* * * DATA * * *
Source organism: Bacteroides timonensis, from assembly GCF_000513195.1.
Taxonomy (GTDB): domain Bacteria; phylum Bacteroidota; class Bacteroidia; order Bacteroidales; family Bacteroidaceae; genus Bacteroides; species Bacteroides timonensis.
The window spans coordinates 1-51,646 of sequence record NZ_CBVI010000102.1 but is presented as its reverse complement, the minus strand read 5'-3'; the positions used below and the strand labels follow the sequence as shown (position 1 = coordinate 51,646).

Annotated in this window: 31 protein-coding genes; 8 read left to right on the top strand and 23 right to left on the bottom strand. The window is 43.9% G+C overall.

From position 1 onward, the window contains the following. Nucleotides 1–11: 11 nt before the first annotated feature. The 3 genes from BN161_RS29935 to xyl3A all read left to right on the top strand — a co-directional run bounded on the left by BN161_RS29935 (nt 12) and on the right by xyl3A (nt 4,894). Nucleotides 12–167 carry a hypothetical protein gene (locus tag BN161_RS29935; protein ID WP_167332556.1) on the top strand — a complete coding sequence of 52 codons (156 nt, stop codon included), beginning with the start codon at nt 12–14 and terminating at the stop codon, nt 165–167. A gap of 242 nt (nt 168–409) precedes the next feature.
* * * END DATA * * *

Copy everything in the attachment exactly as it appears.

Source organism: Bacteroides timonensis, from assembly GCF_000513195.1.
Taxonomy (GTDB): domain Bacteria; phylum Bacteroidota; class Bacteroidia; order Bacteroidales; family Bacteroidaceae; genus Bacteroides; species Bacteroides timonensis.
The window spans coordinates 1-51,646 of sequence record NZ_CBVI010000102.1 but is presented as its reverse complement, the minus strand read 5'-3'; the positions used below and the strand labels follow the sequence as shown (position 1 = coordinate 51,646).

Annotated in this window: 31 protein-coding genes; 8 read left to right on the top strand and 23 right to left on the bottom strand. The window is 43.9% G+C overall.

From position 1 onward, the window contains the following. Nucleotides 1–11: 11 nt before the first annotated feature. The 3 genes from BN161_RS29935 to xyl3A all read left to right on the top strand — a co-directional run bounded on the left by BN161_RS29935 (nt 12) and on the right by xyl3A (nt 4,894). Nucleotides 12–167 carry a hypothetical protein gene (locus tag BN161_RS29935; protein ID WP_167332556.1) on the top strand — a complete coding sequence of 52 codons (156 nt, stop codon included), beginning with the start codon at nt 12–14 and terminating at the stop codon, nt 165–167. A gap of 242 nt (nt 168–409) precedes the next feature.